Awareness of domestic violence issues is growing in community

Awareness of domestic violence issues is growing in community by David Lias The Vermillion Coalition Against Domestic Violence is using the concert held April 20 by Mary Green Vickrey in Vermillion to help the community kickoff National Crime Victims' Awareness Week April 22-28.

The coalition maintains a 24-hour hotline at 624-5311 to receive calls for domestic violence assistance.

They also receive referrals from the national hotline, 1-800-799 SAFE (7233).

Local staff and volunteers arrange for temporary shelter and transportation for those in volatile domestic situations and legal assistance in procuring protection orders. Information about domestic violence has been provided in the schools through the program, "Hands are not for Hitting."

"The National Crime Victims' Awareness Week came about because traditionally in a courtroom setting, the perpetrator has all the rights," said Ro Ann Redlin of the Vermillion Coalition Against Domestic Violence (VCADV). "That's how it should be because of the presumption of innocence."

Victims' experiences in the courtrooms therefore can be challenging. "He gets access to all the information and the police statements, he can't be interrogated while in custody and his prior acts can't be brought up," Redlin said. "I think that's how this movement came about."

She added that Mothers Against Drunk Driving (MADD) has been an instrumental force in the victims' rights movement.

"We are working to make sure locally that this coming week is the time to remember the victims of crime," said Sandie Sullivan, outreach coordinator/facilitator of the Women Rising Support Group in Vermillion.

Redlin and Sullivan admit it's easy for people in South Dakota, with its friendly, community-oriented nature, to not be aware that domestic violence is a problem here.

They urge citizens to simply read the court news in their local papers to discover that the state and Vermillion are not immune from the problem.

The Vermillion Coalition Against Domestic Violence provides:


* A 24-hour hotline (605) 624-5311 to assist with help or information.


* The Women Rising Support Group (605) 624-4022 to help empower women to take back their lives.


* Emergency shelter offering a confidential, temporary safe place for the victims of domestic violence.


* Advocates made up of trained volunteers who serve confidentially and non-judgmentally for the victim.


* Resource information, including lists of medical, counseling, social and legal services.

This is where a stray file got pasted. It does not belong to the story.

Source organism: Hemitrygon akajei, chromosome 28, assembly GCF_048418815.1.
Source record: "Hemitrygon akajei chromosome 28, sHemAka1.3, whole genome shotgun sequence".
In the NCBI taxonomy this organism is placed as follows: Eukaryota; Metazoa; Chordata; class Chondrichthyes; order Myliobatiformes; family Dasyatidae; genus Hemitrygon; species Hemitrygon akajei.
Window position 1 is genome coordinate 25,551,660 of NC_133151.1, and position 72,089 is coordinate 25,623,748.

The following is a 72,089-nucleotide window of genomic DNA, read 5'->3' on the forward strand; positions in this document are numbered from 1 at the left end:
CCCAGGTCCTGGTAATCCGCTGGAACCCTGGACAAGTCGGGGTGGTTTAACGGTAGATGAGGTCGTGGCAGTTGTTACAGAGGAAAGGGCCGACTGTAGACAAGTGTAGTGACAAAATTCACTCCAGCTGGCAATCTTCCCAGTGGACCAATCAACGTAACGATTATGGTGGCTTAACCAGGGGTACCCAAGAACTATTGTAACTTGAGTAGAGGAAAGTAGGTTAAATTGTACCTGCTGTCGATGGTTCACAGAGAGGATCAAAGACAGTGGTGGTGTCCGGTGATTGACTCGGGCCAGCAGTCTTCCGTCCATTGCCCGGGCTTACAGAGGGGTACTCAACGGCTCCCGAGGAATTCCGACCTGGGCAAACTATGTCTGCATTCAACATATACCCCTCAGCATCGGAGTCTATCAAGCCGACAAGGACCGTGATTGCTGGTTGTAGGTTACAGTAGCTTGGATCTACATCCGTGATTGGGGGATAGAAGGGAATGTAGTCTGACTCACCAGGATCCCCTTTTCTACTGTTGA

* Community education via speakers, films, and materials that provide the public with better awareness and information concerning the issues of domestic violence.

Redlin and Sullivan both want to make sure that victims of domestic violence know that the VCADV's services are free of charge and confidential.

Domestic violence is a system of behaviors used to maintain power and control over a partner. Their can be a wide range of abuse, including:


* physical � hitting, pinching, biting, punching, pushing, hair-pulling, etc.


* emotional � name-calling, making a partner feel bad about oneself.


* sexual � forcing a partner to have sex or perform sexual acts against her will.


* financial � controlling all expenditures, using money or the lack of it to keep control.

"We naturally want to work at heightening people's awareness in the next week," Redlin said. "And we want people to know that we're here, where the resources are and how to access those resources."

While there is no permanent safe house facility in Vermillion, the VCADV is part of a shelter network in South Dakota.

"There are about 31 shelters, we are all connected to each other, we take referrals, we transfer people back and forth and many times a woman might be better served in another community," Redlin said.

The VCADV was incorporated in 1978, but didn't operate with paid staff until 1991 after the South Dakota Legislature approved a general appropriation for domestic abuse shelters.

In the last 10 years, Redlin has noticed that more and more people are beginning to realize that domestic violence is a problem in South Dakota and in Vermillion.

"I think people are finding their ways to the shelter," Redlin said.

Statistics indicated that the the heightened awareness of the problem, unfortunately, can't stop it from occurring.

Between April 15, 2000 and April 15, 2001, the VCADV received 256 call on its crisis hotline.

In just this year alone, however, the coalition's hot line calls total 126.

"So that's almost half already this year of what we had for the entire previous year," Sullivan said. "So I think certainly awareness is reaching a point where people know that we're here, and they're willing to get help, and not only that but we get calls all the time to educate.

"We get calls from different service organizations in Clay County, Union County and Turner County," she added. "A lot of people want to learn about what we do."

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